Turns out, you can enable a grayscale color filter that sucks all the color out of your screen, transforming something toy-like and shiny into a drab slab of sepia-toned glass.

This is available on Windows and Mac.

Oh boy, was this a game-changer for me. I don’t know why (these guys do), but this single action has to have improved my productivity, or at least my sanity, by a bajillion percent. Without its lustrous color my computer becomes a tool, like any hammer or pencil, and I use it like it’s supposed to be used. Instead of a portal into another world, I’m working on a machine to assist me in doing my job, and I’m able to do whatever I set out to do without so many distractions.

I’ve also enabled the ability to turn on and turn off color filters on my cell phone with a few clicks, and it immediately makes the device in my hand so much less appealing. If I notice myself checking my texts, GCal, and the weather five times in a row, looking for entertainment, I click on the color filters and tuck it away. (Great supporting article on this idea here.)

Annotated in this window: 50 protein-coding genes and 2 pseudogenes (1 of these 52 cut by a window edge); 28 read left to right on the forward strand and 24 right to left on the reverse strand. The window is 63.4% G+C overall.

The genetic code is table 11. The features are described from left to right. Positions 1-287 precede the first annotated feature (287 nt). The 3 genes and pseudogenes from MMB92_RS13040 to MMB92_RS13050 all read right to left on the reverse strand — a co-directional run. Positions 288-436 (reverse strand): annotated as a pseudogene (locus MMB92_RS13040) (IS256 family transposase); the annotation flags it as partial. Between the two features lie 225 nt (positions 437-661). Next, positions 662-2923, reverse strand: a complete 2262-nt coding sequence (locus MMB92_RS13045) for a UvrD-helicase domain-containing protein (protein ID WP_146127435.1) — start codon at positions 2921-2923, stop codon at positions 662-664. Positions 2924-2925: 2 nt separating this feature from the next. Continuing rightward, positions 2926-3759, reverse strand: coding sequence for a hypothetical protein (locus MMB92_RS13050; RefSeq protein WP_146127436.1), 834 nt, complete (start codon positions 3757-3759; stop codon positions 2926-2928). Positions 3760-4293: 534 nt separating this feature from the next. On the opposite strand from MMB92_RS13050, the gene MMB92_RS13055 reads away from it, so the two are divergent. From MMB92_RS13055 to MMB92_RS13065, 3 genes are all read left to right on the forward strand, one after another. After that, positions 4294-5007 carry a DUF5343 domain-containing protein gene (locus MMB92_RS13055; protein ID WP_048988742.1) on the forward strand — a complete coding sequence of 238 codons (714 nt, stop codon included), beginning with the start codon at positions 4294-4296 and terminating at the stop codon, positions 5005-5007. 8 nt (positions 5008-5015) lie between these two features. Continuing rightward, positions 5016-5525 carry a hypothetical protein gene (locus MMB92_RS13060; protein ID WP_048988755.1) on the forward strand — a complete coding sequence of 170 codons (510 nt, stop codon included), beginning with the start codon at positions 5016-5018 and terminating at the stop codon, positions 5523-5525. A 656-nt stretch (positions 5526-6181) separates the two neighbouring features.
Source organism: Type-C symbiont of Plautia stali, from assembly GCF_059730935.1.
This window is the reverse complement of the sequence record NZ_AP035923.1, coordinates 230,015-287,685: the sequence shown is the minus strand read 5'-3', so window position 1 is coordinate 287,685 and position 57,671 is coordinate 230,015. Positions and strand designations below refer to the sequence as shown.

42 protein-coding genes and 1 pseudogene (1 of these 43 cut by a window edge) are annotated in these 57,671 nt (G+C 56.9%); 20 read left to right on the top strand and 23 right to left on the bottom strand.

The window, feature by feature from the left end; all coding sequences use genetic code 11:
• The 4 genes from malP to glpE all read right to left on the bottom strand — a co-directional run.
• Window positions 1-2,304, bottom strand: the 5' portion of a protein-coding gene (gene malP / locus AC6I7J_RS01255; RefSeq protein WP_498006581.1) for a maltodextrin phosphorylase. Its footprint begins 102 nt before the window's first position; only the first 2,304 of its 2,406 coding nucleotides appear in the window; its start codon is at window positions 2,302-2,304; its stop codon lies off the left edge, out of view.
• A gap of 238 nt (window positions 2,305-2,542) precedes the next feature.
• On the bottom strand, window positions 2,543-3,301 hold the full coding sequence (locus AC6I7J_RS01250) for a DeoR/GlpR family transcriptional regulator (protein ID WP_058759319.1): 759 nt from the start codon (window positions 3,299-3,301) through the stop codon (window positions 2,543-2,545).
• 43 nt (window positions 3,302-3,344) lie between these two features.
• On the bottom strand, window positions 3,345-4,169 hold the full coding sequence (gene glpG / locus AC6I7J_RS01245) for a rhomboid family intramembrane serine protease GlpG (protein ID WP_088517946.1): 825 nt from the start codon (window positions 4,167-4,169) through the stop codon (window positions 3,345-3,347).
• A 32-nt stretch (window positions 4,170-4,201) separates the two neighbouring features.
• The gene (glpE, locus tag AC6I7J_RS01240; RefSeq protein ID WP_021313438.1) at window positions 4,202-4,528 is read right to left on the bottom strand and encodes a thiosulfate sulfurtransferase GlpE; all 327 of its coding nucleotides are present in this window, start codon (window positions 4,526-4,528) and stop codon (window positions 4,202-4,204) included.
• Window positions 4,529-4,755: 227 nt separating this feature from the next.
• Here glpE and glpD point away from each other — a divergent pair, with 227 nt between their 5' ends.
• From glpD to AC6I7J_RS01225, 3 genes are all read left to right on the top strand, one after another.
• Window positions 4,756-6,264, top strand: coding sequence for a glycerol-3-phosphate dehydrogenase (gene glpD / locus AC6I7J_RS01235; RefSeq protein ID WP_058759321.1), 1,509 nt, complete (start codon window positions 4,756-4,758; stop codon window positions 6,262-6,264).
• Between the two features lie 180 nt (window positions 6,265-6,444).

Turn your notifications off

If you’re a modern worker, you’ve got email- lots of it. And many startup-type companies ask workers to engage with Discord, Slack, Skype, or some other messaging application in order to quickly convey information to coworkers.

It’s not the existence of these network tools that bug me so much as the encouragement of notifications from these tools. Email and chat notifications are intended to help us “be more productive” and “stay connected”- but as we know, digital minimalism encourages us to observe the costs and benefits of supporting a goal like this with technology. Are we really “more productive” when we have our notifications on? Are we really “more connected” when we see every group chat message in real time? I think that we are both more productive when we turn our notifications off, and more genuinely connected when we decide on our terms, not at the beck and call of others, when to check in with work chats or email.

Consider this: When at work, how often has an email notification or a work chat ping informed you of something you couldn’t have found out about 15 minutes later?